Another thing that has happened, literally overnight, is damn well miraculous as well. I have not had any instances of significant incontinence over the past day! For the past nine years, I’ve had to wear the maximum size incontinence pad, and had to change it several times a day due to uncontrollable loss of large amounts of urine. I would often end up having to change my underwear and trousers as well.
Over the past couple of days, I’ve only experienced minor leaks, which might be considered par for the course in a woman my age. I would certainly be happy if this continues to be the case. If I could buy a smaller size pad and not have to change it as often, it would save me a significant amount of money.I have been spending at least $30 every two weeks for incontinence pads for the past nine years. This really adds up.
And now, some things I’ve read.
Individuals with type II diabetes are more likely to have larger physiques, although the disease does not strike only larger people.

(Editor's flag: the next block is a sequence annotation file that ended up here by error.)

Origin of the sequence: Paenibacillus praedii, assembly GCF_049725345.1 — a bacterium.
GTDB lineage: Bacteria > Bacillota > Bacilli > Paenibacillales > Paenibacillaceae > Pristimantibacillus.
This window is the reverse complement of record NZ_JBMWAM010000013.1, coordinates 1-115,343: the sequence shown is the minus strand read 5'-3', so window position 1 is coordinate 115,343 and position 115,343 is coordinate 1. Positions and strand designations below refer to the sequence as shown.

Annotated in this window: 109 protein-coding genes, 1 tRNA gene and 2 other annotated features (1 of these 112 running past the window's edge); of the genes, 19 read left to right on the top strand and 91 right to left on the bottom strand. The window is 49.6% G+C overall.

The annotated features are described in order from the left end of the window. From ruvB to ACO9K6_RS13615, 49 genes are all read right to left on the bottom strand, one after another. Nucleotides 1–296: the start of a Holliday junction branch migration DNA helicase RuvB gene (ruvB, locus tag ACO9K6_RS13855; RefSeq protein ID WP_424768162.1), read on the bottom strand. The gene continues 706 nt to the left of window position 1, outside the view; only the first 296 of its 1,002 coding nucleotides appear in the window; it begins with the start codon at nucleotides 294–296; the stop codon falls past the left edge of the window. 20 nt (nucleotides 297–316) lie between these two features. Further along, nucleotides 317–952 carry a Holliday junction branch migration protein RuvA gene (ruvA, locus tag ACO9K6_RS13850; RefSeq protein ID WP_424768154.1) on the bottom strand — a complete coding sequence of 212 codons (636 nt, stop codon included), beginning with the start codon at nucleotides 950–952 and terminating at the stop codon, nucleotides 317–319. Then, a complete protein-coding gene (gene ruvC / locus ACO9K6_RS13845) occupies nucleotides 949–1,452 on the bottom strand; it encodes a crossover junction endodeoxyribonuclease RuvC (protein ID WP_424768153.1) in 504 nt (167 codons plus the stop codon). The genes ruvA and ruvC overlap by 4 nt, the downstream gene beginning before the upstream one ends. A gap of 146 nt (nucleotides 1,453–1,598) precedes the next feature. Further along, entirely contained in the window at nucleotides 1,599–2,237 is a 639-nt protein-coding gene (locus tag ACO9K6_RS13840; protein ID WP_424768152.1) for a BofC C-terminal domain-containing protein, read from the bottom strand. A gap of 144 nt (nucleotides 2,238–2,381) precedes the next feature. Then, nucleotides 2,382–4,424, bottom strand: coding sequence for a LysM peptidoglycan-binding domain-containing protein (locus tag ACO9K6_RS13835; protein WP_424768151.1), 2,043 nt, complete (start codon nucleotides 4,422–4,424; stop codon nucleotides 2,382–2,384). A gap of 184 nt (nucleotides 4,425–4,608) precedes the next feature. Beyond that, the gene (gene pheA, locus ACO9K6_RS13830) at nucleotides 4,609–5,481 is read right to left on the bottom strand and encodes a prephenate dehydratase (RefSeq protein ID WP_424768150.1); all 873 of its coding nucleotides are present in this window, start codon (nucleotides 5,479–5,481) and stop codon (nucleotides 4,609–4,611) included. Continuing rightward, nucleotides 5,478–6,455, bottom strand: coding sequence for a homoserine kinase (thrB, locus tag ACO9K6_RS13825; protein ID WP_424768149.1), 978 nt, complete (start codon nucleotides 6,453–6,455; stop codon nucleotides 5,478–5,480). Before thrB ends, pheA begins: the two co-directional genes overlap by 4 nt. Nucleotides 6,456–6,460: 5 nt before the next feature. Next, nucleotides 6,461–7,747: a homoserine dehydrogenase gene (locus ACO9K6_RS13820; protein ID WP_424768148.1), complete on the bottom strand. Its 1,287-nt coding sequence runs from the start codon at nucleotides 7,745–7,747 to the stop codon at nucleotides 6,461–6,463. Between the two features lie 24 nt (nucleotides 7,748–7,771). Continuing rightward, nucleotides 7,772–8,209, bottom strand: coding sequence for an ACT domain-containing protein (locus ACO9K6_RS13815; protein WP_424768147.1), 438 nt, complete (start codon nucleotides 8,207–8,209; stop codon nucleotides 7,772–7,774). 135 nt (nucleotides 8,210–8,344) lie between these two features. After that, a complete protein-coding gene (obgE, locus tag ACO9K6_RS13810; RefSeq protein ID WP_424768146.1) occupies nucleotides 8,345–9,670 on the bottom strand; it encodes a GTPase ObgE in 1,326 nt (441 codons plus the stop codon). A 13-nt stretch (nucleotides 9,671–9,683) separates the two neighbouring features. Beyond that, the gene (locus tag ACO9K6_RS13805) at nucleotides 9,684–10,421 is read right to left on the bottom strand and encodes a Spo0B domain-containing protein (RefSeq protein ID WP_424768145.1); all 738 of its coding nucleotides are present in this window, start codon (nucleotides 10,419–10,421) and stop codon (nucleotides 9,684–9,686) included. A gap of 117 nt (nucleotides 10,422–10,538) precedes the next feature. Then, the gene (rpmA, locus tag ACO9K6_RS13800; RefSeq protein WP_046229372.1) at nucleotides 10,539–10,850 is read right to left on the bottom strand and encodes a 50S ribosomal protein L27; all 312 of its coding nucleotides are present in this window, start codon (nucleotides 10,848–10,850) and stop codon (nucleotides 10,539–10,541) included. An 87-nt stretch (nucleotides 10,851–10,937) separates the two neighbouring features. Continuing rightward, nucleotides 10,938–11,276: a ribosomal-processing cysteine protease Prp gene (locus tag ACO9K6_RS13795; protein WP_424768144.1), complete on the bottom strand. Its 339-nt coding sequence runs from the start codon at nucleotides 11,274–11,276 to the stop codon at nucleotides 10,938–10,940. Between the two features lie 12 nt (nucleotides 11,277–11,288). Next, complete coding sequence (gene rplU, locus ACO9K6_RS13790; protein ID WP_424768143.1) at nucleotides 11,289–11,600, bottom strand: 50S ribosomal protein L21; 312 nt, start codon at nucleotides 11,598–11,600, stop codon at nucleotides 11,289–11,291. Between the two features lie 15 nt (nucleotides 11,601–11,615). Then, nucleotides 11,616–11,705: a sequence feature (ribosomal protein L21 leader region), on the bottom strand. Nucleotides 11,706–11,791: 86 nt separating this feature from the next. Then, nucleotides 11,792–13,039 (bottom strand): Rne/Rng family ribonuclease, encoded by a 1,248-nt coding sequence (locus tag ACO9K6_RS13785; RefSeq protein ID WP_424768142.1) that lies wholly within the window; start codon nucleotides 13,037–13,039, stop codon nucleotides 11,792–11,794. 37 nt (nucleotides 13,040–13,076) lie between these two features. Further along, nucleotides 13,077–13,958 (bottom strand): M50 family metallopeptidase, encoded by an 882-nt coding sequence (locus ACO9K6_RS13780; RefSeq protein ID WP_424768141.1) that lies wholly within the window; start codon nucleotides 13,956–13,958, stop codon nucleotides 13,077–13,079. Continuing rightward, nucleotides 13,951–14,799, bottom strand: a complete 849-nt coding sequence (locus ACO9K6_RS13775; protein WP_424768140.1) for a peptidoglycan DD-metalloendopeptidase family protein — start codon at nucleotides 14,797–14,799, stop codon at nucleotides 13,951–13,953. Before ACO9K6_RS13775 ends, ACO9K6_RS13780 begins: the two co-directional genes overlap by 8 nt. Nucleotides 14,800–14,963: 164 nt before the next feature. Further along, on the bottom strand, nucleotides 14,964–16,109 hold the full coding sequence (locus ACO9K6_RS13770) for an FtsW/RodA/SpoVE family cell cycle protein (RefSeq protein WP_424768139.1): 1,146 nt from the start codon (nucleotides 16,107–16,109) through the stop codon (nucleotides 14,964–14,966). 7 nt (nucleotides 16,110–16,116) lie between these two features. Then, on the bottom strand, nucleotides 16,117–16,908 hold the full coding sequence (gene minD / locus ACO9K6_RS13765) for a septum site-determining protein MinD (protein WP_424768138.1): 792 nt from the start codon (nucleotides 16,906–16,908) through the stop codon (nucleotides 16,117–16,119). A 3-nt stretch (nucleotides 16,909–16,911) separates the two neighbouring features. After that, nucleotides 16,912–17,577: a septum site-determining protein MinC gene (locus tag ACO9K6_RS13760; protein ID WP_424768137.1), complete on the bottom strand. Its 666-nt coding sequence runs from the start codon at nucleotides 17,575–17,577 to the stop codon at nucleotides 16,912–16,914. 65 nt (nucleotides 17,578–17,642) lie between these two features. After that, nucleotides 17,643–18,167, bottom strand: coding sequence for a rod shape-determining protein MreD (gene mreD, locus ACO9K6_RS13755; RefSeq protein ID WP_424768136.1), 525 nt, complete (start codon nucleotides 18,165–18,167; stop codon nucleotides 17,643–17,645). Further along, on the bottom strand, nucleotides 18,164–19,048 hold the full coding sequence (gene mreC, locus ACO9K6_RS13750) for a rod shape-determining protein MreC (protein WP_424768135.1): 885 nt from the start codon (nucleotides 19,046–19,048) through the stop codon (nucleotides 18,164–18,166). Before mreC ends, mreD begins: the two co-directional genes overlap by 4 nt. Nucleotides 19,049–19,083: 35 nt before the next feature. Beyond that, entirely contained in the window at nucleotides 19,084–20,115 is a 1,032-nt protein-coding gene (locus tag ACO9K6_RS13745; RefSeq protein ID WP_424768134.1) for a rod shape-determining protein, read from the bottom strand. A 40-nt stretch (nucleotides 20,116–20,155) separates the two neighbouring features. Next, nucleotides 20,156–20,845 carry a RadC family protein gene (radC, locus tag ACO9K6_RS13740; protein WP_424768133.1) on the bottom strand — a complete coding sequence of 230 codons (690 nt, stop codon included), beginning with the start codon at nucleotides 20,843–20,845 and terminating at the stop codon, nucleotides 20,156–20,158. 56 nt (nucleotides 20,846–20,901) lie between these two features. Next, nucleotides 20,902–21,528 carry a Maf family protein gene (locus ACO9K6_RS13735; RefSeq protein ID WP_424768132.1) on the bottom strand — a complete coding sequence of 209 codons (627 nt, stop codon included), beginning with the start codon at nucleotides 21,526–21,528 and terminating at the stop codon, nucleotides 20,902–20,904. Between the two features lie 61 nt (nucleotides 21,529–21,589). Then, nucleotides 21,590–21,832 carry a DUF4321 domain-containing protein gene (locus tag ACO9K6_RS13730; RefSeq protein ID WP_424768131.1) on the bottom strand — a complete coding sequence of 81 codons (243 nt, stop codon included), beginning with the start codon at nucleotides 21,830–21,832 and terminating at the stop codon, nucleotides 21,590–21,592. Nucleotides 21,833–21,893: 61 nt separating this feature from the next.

People with untreated type II diabetes will have significant trouble losing weight.
The problem with many of the articles I read is their tendency to play the Blame Game, but rather than blaming the pancreas for malfunctioning, the patient is blamed for not being able to lose weight. Uncontrollable cravings are blamed on a character flaw rather than being seen as a symptom of pancreatic insufficiency.
Again, I am not saying this is true in every case, but it seems to have been true in my case. It makes me furious that when I have tried to discuss this issue with health care providers, I have been greeted with a “just don’t eat that” attitude.
I assure you that had a significant change not occurred literally overnight, I would be having trouble managing these cravings, diabetes or no diabetes, knowing the consequences of consuming such large amounts of carbohydrates or not. These cravings are like drug addicts describe regarding their particular addiction.